Not all decommissions involve removal

The cost of such a verification will vary with the conditions.  Where is the tank? Was the soil tested before, or maybe not, in which case there could actually be something to clean up.  Is the tank under a deck, patio or in some other location that will prove challenging?   Who restores the patio, landscape after the work is done?

In a recent transaction, we lucked out, with the tank being under a fairly high deck, so we weren't disturbing the deck. We got clean soil samples, and when they opened the tank, they could see it had been properly decommissioned!  Hooray!  The cost was $1290 to the seller, and we delayed our normal close date by ten days.

If you are thinking of selling, and think you had a tank at one time, but can't find the paperwork,  get in touch,  If I represented you on the purchase, I'll most likely have the information in my files.  If there was an actual leak, and clean up/decommission, I can usually find that information on one of the DEQ databases.  And if the decommission was registered with DEQ I can track that down.  Sometimes I can track down the company that did the work and get paperwork that way.  And maybe you'll have the paperwork in an old email or in the cloud.  If not...its best to get the decommission verification done before marketing the property.  This avoids delays in closing, getting the buyer involved in the process and we'll have that invoice and cost.  In some cases, the cost can be paid from your proceeds at closing, so you don't have to write the big check now.

If you are in the City of Portland, Portland Maps may show a permit for an oil tank; buried in the yard, or in the basement.  The lack of a permit doesn't mean there is no tank, it just means there is no permit.  And yes, plenty of properties had not one, but two buried tanks. Double bonus points for that (not really).

The Oregon Department of Environmental Quality has some good information for home buyers and sellers.    If I represented you in your purchase, and you have questions, I'm glad to see what I have in my files.  If you bouhgt trough someone else, I'm glad to see what I can find in the various databases. 

Thursday, April 18, 2019

Like a Broken Record

We've got to talk about smoke and carbon monoxide detectors.  Really.  Almost to a T, every property we sell needs updated alarms/detectors.  And almost to a T, the sellers truly believe their property has up to date devices.  If this is the case for folks who are paying attention (or think they're paying attention),  imagine the state of detectors in properties where folks aren't thinking of selling.

Please, please, please check your smoke and carbon monoxide detectors.  These devices are relatively inexpensive, and save lives.  If you are in a rental either check, or ask the property owner/manager to check and provide proof of up to date devices.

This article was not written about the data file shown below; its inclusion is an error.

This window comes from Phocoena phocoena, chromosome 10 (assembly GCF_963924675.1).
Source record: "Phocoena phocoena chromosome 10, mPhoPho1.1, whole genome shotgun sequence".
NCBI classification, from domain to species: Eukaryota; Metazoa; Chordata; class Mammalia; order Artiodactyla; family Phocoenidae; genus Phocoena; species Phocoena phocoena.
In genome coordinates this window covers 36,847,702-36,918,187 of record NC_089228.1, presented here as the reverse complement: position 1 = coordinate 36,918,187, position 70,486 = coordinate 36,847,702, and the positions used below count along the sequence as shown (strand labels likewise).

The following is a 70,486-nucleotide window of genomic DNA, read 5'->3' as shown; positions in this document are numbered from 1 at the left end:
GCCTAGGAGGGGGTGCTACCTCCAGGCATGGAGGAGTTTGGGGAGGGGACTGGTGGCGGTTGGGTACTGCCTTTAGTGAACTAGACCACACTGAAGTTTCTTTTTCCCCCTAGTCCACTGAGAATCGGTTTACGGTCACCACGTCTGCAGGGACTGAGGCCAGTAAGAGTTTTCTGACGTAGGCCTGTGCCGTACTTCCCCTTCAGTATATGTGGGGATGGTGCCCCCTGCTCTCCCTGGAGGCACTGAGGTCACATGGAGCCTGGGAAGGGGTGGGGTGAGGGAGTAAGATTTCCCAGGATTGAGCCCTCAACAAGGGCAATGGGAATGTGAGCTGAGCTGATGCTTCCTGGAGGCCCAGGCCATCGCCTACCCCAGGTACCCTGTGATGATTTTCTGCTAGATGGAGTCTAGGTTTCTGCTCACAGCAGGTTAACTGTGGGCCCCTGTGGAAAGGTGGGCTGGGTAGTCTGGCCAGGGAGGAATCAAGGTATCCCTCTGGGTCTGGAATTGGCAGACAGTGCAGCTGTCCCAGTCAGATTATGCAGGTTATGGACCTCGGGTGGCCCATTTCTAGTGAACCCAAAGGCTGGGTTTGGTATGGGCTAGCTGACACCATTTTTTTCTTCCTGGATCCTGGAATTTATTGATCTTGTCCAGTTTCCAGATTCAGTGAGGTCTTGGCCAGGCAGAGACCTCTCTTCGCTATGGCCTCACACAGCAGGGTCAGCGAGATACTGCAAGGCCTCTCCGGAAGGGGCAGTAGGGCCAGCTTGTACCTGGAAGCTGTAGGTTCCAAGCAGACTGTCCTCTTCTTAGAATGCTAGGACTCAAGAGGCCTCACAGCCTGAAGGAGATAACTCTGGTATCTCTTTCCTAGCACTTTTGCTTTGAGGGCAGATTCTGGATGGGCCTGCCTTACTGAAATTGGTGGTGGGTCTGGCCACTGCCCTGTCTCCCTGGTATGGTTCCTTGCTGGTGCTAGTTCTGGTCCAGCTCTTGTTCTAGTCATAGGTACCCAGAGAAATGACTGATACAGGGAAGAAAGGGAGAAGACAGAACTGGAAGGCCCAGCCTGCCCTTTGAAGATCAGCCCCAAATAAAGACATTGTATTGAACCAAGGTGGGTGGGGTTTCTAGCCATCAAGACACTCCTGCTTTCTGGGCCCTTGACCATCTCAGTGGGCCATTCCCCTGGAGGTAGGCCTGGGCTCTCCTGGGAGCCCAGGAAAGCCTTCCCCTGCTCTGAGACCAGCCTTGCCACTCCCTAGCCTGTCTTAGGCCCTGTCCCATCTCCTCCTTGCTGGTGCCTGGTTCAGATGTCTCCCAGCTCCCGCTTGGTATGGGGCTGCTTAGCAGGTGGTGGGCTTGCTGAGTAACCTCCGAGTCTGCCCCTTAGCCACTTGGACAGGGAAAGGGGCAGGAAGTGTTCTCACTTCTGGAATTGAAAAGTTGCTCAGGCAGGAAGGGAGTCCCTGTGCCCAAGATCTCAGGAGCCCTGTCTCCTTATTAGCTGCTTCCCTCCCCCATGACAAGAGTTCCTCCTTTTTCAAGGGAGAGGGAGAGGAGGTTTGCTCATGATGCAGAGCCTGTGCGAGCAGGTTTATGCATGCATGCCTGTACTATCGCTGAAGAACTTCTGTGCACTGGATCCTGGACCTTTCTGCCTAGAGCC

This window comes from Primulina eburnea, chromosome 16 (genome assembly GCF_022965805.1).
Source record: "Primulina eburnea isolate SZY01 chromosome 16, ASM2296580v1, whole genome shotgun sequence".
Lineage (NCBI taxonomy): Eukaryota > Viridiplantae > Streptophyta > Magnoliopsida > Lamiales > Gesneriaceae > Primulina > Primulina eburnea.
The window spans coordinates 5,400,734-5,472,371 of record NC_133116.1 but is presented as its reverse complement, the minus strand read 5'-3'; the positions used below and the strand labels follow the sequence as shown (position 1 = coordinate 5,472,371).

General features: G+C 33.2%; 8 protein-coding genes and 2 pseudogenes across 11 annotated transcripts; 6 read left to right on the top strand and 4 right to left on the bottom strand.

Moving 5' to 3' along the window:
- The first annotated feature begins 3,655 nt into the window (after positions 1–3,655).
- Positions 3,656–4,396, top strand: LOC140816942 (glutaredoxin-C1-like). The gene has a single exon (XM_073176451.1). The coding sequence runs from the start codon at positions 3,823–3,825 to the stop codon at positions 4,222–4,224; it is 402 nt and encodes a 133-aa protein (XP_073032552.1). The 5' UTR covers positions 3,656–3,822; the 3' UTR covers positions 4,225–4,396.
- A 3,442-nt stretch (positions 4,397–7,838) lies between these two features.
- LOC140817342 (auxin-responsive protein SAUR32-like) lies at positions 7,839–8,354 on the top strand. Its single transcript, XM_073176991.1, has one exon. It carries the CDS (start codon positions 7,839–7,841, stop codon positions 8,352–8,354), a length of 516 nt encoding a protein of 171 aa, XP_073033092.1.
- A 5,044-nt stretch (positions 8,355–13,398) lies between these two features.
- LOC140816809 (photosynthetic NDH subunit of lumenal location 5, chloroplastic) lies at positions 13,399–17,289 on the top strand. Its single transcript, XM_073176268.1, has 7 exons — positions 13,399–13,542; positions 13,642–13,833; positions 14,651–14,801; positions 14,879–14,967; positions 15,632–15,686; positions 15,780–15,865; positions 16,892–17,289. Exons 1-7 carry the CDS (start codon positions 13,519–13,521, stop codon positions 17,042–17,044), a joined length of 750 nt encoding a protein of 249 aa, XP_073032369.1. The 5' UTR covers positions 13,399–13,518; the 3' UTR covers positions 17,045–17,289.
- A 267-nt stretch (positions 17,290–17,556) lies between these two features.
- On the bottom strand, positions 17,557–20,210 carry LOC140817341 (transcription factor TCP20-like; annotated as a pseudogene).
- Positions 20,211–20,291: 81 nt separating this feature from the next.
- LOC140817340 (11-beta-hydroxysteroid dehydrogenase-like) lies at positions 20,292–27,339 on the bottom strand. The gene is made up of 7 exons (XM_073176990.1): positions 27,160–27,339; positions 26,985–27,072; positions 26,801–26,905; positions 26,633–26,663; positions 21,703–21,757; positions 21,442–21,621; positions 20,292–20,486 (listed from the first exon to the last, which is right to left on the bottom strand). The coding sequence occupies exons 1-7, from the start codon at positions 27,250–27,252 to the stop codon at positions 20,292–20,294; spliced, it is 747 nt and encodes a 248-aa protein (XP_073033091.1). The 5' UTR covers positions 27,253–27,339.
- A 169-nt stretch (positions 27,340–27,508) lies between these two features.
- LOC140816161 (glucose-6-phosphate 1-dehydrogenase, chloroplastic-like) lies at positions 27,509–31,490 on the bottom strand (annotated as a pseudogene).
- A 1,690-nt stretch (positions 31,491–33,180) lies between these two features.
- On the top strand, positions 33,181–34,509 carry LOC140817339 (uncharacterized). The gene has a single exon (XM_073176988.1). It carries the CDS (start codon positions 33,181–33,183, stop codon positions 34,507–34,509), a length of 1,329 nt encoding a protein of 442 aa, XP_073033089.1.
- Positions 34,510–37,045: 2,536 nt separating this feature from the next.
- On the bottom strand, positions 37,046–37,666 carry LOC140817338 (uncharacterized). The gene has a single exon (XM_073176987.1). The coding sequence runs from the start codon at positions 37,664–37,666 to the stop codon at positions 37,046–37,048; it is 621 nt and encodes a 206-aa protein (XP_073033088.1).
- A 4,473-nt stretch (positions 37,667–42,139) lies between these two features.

Here are the State of Oregon requirements.  The City of Portland has more rigorous requirements (I believe Eugene may have the same requirements as the City of Portland).

Carbon monoxide detectors are required if: there is a combustion device in the property, or an attached garage.  Think of combustion devices as anything that burns, or has a flame; gas appliances (including gas clothes dryers), gas hot water heaters, fireplaces, wood stoves etc.  Properties that are all electric, without attached garages, do not need carbon monoxide detectors.  

The smoke detector/alarm rules are too specific for me to summarize.  But here are a few tips.  If your home has devices that are hard wired, meaning they draw electricity from your electric service, not from a battery, replacements should also be hard wired.  And hard wired devices should have a battery back-up in case your electricity is off. Non-hard wired detectors/alarms must have a 10 year battery.  All smoke alarms/detectors should be replaced at least every 10 years.  All of them. They have a life span, and can be ineffective after ten years.  

I know you think yours are in order.  I know you are sure you just replaced those a few years ago.  Humor me.  Please check.  And get in touch with me if you have questions.  I won't know all the answers, but I can sure help find them!

Friday, April 5, 2019

A different kind of landscape wall

I've been watching this wall come together while on our daily dog walks.  The workers have been filling these bags with soil, and carefully placing them.  What the heck?  I've seen walls I think were made this way on highways and freeways (maybe those were just bags of concrete?), but hadn't seen a smaller scale wall up close.

These bags are called earthbags.  They are used for a variety of construction projects, from retaining walls, to houses.  Depending on the use, and height of the structure, the filling of the bags can vary; rocks, gravel, soil etc.  In general, the structure is then coated with a think layer of a plaster-like substance to protect the earthbags from damaging ultra-violet light.